How can my doctor tell if I have dysphagia?
Your doctor will ask you questions about your symptoms. He or she will probably ask you what foods or liquids you have trouble swallowing, or whether you have pain when swallowing or frequent heartburn. Your doctor may also ask you if you’ve coughed or thrown up any blood. If your doctor decides you may have dysphagia, he or she may order tests to figure out what is causing it.
You may have a test called a barium swallow. During this test, you will drink a liquid that contains a small amount of barium, then the doctor can watch it travel through your body on an X-ray machine. This test can show whether something is blocking your esophagus, or if another problem is causing your dysphagia.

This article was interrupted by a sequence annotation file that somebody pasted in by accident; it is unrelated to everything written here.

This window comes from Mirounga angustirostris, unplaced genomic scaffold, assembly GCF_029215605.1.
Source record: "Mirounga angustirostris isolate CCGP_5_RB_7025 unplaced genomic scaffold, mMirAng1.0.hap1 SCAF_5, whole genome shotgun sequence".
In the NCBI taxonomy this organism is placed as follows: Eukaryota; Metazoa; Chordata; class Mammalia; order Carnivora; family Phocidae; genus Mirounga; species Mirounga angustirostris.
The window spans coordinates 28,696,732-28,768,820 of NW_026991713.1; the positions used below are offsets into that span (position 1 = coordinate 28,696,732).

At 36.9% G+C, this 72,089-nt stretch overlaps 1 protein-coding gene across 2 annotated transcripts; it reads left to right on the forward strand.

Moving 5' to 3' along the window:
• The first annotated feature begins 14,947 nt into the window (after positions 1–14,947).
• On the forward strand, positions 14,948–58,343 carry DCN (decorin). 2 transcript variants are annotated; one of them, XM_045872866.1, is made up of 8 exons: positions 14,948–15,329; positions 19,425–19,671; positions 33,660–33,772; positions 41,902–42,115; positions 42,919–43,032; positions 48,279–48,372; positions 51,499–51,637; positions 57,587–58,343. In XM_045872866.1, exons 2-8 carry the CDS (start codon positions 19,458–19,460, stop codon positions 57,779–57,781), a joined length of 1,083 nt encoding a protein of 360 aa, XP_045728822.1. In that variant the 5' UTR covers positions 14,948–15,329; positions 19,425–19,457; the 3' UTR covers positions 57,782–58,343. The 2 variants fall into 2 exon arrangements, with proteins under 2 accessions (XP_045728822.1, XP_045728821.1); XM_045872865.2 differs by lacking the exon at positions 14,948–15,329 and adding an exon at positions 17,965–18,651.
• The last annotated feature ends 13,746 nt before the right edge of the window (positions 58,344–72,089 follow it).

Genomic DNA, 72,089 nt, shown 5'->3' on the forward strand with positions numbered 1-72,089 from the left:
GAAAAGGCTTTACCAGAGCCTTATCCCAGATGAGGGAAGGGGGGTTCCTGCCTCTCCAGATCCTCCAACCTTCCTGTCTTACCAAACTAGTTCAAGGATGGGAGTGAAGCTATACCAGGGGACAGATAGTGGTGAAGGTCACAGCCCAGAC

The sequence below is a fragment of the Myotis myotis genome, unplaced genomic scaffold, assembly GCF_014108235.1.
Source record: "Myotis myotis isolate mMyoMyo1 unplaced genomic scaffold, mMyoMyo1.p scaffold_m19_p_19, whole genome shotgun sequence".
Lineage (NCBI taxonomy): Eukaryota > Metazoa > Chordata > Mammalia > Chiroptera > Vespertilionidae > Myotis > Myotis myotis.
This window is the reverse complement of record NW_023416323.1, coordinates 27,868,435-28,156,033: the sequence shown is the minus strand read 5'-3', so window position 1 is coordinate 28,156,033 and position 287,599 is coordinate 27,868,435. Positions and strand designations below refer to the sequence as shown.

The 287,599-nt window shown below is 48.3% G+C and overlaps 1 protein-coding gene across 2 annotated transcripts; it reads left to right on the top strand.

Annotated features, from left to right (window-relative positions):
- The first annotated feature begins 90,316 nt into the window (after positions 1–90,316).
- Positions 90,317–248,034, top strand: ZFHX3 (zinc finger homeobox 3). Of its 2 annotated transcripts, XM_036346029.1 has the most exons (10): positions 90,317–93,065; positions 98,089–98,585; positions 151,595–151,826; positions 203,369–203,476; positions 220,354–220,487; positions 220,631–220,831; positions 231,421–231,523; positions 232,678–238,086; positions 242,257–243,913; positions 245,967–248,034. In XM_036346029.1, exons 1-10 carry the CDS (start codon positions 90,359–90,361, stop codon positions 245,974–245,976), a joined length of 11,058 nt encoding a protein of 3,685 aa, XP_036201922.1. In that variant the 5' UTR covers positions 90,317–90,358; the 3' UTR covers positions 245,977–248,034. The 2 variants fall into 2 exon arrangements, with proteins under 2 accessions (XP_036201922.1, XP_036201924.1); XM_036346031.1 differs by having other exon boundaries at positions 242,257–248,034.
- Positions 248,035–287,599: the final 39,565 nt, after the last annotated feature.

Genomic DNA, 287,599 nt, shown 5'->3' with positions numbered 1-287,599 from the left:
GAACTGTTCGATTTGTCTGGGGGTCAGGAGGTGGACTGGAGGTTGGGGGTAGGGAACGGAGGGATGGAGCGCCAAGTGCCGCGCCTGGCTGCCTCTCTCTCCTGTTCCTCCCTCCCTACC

You may also need an endoscopy. For this test, the doctor uses a flexible tube with a light at the end of it to look inside the esophagus, stomach and the first part of small intestine. The doctor may take a small sample of tissue (called a biopsy) to rule out cancer or other possible causes of your dysphagia. You will probably be given a sedative drug to make you more relaxed and comfortable during the test. Your throat will also be numbed, so you shouldn’t feel pain when the tube is inserted.
Written by familydoctor.org editorial staff